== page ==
Using local real estate brokers and local real estate related service providers is very important when buying or selling real estate. Boots on the ground here brings the expertise. Further, it is similar to buying locally sourced food and shopping to support local retailers and restaurants; any effort in this direction helps to reduce our carbon footprint and reduce climate change.
Real estate is one of those industries where it is imperative to use the local experts. There is no better time to start the benefit of using island services than in your search for real estate. For all of us that already live here or for those that plan to move here in the near future, this can and should be accomplished.
AND HERE IS WHY
No one understands the importance of using local service providers more than an experienced real estate broker in the San Juan Islands. All the successful brokers ensure that their clients, whether buying or selling, create relationships with the local service providers early in the process. Failure to utilize the local expertise can result in failed sales, unexpected expenses, and delays. Plus, the frustration and disappointment of a poorly processed real estate transaction.
Below I have recapped just some of the issues as it relates to using some off island service providers. I am sure all off island individuals and firms are great in their neck of the woods, but when it comes to the islands, they may be out of their area of expertise.
REAL ESTATE BROKERS
This one's a tough issue, I understand that the agent from the city wants to maintain their relationship with their buyer and provide them with the level of customer service that the buyer deserves. Further, the buyer already knows them and trust their advice. However, it can be extremely treacherous for both to do business in an area that the broker is not familiar with. In fact, RCW 18.65 holds brokers to the standards of a practicing attorney, and that can be difficult to achieve when a broker is out of their area of expertise.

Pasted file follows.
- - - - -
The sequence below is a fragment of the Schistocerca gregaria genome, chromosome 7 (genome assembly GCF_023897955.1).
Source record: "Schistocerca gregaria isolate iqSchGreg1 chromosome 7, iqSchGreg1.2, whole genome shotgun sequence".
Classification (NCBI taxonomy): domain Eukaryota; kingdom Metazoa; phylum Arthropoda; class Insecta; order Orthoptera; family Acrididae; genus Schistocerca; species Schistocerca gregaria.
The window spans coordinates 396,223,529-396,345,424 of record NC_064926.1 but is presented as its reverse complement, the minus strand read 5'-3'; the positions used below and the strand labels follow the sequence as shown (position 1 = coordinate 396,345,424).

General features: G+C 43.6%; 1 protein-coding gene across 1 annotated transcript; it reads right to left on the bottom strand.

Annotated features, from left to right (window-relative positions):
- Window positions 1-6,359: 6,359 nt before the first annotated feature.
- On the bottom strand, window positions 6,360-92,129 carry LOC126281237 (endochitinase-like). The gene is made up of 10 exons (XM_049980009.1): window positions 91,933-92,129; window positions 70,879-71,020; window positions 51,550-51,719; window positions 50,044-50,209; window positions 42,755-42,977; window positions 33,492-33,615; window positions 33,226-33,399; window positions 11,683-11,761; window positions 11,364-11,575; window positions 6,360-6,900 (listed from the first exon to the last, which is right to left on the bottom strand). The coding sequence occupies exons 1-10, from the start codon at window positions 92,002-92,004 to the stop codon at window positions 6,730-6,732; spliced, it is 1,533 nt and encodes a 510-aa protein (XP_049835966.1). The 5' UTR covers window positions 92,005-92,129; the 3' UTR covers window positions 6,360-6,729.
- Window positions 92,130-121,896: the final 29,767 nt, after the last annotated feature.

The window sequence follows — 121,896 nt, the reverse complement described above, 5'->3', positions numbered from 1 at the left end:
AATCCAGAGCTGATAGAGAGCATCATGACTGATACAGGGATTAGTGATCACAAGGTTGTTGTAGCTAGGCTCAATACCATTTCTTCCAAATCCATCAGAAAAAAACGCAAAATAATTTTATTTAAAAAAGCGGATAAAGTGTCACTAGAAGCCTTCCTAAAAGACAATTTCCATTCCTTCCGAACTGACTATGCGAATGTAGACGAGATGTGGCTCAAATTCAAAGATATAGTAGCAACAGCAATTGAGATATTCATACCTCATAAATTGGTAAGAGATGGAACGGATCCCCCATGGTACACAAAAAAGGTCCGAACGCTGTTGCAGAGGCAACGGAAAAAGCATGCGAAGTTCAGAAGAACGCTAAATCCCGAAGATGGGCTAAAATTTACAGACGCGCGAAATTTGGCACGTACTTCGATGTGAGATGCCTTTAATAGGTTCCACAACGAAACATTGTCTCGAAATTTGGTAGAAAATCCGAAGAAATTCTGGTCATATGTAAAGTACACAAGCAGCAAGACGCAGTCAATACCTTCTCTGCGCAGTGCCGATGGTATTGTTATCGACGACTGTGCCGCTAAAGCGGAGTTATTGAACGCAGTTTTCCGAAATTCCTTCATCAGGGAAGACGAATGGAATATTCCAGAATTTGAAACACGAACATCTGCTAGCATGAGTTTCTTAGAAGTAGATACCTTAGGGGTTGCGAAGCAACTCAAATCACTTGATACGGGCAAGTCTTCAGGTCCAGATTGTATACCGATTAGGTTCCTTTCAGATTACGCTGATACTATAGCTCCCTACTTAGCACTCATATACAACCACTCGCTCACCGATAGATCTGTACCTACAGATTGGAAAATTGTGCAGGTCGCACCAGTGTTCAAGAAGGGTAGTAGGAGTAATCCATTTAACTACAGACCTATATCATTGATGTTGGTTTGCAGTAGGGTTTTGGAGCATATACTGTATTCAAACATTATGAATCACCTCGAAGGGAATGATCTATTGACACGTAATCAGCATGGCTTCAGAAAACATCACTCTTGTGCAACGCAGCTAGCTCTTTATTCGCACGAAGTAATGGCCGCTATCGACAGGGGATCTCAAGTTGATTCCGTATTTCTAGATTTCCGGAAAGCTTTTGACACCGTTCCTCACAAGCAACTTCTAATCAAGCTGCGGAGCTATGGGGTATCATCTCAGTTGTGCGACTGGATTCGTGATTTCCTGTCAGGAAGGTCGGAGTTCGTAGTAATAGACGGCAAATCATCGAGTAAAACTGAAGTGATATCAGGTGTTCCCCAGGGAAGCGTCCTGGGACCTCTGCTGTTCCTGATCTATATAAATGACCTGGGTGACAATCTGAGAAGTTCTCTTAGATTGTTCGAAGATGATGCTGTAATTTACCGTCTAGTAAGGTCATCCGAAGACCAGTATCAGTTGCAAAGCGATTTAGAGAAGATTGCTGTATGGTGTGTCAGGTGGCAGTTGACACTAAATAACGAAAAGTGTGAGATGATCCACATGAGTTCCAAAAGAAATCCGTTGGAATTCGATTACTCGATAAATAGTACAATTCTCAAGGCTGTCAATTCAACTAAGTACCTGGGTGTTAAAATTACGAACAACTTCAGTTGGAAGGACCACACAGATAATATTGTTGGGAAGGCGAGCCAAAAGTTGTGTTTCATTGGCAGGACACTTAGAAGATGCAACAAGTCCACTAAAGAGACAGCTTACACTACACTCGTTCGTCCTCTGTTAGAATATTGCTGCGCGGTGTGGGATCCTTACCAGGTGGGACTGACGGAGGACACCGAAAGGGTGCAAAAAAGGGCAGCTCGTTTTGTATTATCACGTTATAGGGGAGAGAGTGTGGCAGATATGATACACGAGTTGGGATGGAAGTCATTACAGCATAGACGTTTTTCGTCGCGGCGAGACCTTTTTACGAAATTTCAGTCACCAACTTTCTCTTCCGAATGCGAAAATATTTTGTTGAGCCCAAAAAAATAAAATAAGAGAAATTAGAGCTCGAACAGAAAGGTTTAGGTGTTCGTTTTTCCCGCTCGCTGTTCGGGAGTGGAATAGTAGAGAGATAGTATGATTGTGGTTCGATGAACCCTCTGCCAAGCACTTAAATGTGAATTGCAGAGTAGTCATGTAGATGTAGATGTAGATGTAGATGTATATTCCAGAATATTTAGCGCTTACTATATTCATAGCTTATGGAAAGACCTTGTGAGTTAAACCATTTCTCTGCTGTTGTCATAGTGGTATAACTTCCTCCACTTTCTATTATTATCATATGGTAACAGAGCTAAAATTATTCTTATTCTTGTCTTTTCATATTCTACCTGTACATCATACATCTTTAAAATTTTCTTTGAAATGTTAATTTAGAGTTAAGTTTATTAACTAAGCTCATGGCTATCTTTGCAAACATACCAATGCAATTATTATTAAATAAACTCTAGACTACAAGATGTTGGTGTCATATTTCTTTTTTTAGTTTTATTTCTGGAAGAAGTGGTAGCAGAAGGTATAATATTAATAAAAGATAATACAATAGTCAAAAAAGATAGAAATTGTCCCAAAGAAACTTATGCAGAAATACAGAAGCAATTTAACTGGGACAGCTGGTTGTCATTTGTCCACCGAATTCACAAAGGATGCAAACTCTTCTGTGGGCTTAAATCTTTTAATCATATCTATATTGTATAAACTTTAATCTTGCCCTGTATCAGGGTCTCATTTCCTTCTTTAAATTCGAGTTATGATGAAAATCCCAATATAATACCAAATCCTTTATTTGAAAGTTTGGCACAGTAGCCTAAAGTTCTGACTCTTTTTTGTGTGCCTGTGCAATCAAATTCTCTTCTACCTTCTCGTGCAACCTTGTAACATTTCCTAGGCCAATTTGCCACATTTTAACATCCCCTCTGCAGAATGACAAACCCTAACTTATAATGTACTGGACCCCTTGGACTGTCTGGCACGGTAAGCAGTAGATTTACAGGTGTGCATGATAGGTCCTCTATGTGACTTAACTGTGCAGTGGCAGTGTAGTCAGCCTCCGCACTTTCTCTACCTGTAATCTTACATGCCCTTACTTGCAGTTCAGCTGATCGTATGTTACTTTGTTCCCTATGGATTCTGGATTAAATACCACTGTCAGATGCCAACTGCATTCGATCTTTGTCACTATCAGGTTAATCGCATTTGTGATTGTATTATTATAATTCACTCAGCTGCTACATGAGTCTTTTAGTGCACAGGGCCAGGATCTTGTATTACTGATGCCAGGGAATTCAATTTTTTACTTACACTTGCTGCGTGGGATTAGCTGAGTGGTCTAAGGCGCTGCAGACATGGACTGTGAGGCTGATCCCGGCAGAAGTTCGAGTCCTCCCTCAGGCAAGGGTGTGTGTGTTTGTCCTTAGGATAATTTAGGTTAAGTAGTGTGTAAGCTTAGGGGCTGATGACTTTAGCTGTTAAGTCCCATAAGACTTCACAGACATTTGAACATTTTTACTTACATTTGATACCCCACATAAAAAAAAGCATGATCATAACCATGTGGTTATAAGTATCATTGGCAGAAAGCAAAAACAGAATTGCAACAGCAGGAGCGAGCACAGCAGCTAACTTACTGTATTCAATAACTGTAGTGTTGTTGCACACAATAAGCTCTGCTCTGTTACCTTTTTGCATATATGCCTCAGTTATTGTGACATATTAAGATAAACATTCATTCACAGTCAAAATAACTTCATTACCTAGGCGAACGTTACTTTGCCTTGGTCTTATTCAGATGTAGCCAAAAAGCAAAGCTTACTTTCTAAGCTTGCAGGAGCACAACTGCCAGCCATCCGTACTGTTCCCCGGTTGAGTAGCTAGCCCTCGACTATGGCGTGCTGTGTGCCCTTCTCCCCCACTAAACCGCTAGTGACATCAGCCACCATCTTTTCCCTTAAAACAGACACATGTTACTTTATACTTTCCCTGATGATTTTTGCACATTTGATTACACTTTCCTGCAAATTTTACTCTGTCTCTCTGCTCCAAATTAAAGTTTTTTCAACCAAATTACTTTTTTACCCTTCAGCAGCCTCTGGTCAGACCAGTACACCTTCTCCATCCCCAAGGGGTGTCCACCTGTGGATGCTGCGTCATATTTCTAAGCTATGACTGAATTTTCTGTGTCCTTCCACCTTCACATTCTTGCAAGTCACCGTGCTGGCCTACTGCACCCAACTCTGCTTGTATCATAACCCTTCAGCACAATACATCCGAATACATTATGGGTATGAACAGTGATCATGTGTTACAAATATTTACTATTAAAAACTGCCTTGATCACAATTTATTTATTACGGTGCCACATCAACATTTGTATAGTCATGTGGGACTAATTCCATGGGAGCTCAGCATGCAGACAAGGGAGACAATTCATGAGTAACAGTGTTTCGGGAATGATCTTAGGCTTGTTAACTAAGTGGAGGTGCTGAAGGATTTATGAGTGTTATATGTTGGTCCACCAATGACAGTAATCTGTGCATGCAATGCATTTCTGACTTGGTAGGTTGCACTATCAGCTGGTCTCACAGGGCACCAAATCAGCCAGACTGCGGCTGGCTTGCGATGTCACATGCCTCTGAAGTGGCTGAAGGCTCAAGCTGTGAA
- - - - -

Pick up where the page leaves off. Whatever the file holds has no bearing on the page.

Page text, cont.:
Of the 39 Counties in the state of Washington, San Juan County has many unique regulations, statutes and ordinances that exist in no other County. In fact, we have created a custom form with our local attorneys that is used in our contracts to address many of these unique issues. However, even with the form, it takes local knowledge to give clients the representation they should have. Almost all off island brokers will not be familiar with the issues and the result may be legal and practical problems, delays and failures.
Further, a broker that lacks connections with the local service providers such as home inspectors, well water testers, septic inspectors, septic designers, surveyors, lenders, title, and escrow may also incur delays in the transaction as they may not know who to contact. They may not understand the logistics of doing business here with our smaller recorder’s office, title and escrow offices who do not have the manpower the metropolitan offices enjoy. They may also lack knowledge of some of the rural aspects of our market.
How can they protect/represent their client properly?
Do they know that a buyer should obtain a draw down test on all wells that are within 1000 feet of the shoreline in order to obtain a certificate of water availability which is required for a building permit?
Do they know that we have sensitive areas throughout the County and if there is Indian Midden or other archeological sensitive materials found on the property that it can add thousands of dollars to the cost of construction and potentially long delays for a property owner?